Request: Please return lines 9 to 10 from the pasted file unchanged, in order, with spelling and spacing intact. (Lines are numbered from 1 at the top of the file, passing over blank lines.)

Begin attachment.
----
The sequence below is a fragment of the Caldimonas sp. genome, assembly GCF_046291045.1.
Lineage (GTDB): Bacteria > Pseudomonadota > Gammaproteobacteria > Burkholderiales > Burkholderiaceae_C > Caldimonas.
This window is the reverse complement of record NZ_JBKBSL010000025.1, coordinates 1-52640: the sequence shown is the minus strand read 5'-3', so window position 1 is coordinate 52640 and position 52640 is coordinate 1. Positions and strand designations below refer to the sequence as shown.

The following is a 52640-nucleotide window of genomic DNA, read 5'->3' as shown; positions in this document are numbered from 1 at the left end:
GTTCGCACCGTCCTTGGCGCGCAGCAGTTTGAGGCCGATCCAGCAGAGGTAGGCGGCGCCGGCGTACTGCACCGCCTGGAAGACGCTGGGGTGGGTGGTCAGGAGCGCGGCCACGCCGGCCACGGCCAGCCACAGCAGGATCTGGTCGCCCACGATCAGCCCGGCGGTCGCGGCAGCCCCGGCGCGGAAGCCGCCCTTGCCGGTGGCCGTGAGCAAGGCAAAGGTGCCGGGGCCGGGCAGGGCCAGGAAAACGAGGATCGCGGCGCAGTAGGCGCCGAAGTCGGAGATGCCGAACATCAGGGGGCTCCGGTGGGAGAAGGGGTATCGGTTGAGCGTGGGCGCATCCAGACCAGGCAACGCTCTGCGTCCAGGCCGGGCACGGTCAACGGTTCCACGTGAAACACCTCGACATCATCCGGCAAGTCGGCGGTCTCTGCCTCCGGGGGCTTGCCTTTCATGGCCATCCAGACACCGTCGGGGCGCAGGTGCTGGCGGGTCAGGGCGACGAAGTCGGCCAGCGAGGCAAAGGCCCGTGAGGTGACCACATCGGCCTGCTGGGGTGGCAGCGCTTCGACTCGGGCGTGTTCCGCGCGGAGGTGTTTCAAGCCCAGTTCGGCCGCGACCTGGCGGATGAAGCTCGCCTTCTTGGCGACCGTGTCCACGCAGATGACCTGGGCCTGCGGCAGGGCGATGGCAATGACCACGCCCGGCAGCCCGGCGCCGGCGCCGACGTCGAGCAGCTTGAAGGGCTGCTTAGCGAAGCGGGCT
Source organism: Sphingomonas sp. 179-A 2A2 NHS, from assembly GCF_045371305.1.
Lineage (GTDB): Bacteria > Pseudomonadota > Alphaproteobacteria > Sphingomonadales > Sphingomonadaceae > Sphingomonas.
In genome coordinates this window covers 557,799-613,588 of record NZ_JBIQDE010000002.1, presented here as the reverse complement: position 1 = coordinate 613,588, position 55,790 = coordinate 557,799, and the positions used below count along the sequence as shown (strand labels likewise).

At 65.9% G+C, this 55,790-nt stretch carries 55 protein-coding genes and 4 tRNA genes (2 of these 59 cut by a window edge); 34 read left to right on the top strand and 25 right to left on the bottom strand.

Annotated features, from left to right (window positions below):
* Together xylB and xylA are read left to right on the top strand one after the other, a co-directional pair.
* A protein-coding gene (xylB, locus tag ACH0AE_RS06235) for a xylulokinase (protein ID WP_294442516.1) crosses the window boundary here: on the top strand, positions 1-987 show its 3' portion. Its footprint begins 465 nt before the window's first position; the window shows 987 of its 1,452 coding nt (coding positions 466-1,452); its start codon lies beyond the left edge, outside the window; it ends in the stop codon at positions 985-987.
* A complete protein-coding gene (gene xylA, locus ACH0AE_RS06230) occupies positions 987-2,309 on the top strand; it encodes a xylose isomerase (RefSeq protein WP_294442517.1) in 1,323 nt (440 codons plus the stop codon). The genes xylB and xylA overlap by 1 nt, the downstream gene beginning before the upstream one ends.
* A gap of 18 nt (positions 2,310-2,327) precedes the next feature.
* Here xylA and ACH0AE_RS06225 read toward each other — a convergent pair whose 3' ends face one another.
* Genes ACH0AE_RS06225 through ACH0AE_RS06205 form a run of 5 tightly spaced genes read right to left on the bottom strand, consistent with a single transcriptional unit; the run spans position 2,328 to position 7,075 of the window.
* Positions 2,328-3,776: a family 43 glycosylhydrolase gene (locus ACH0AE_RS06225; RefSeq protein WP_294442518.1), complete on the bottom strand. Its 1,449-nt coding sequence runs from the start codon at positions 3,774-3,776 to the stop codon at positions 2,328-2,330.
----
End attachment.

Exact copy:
At 65.9% G+C, this 55,790-nt stretch carries 55 protein-coding genes and 4 tRNA genes (2 of these 59 cut by a window edge); 34 read left to right on the top strand and 25 right to left on the bottom strand.

Annotated features, from left to right (window positions below):